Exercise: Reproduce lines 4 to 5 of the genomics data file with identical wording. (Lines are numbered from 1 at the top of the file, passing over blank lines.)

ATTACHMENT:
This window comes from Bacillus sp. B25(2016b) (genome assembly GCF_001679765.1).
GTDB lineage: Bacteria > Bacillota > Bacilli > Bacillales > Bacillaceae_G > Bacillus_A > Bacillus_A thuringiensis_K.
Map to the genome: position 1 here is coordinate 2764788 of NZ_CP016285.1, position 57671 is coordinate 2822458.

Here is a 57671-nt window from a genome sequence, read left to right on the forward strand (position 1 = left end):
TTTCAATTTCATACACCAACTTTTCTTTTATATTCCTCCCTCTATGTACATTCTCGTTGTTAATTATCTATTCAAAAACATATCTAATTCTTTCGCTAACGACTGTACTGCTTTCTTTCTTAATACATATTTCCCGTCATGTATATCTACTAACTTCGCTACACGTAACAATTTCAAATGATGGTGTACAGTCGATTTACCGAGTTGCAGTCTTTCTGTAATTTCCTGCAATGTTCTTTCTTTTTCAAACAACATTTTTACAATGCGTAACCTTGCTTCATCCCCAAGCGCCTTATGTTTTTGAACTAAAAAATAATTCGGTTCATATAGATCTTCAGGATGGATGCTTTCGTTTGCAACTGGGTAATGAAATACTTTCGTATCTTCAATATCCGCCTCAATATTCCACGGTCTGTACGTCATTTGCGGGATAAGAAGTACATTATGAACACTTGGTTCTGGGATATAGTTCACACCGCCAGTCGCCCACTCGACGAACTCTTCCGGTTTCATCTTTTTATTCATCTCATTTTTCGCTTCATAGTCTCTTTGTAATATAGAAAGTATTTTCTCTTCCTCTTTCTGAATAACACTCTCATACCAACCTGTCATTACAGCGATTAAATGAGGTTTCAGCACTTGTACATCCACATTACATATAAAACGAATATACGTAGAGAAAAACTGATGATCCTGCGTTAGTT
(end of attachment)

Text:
Here is a 57671-nt window from a genome sequence, read left to right on the forward strand (position 1 = left end):
TTTCAATTTCATACACCAACTTTTCTTTTATATTCCTCCCTCTATGTACATTCTCGTTGTTAATTATCTATTCAAAAACATATCTAATTCTTTCGCTAACGACTGTACTGCTTTCTTTCTTAATACATATTTCCCGTCATGTATATCTACTAACTTCGCTACACGTAACAATTTCAAATGATGGTGTACAGTCGATTTACCGAGTTGCAGTCTTTCTGTAATTTCCTGCAATGTTCTTTCTTTTTCAAACAACATTTTTACAATGCGTAACCTTGCTTCATCCCCAAGCGCCTTATGTTTTTGAACTAAAAAATAATTCGGTTCATATAGATCTTCAGGATGGATGCTTTCGTTTGCAACTGGGTAATGAAATACTTTCGTATCTTCAATATCCGCCTCAATATTCCACGGTCTGTACGTCATTTGCGGGATAAGAAGTACATTATGAACACTTGGTTCTGGGATATAGTTCACACCGCCAGTCGCCCACTCGACGAACTCTTCCGGTTTCATCTTTTTATTCATCTCATTTTTCGCTTCATAGTCTCTTTGTAATATAGAAAGTATTTTCTCTTCCTCTTTCTGAATAACACTCTCATACCAACCTGTCATTACAGCGATTAAATGAGGTTTCAGCACTTGTACATCCACATTACATATAAAACGAATATACGTAGAGAAAAACTGATGATCCTGCGTTAGTT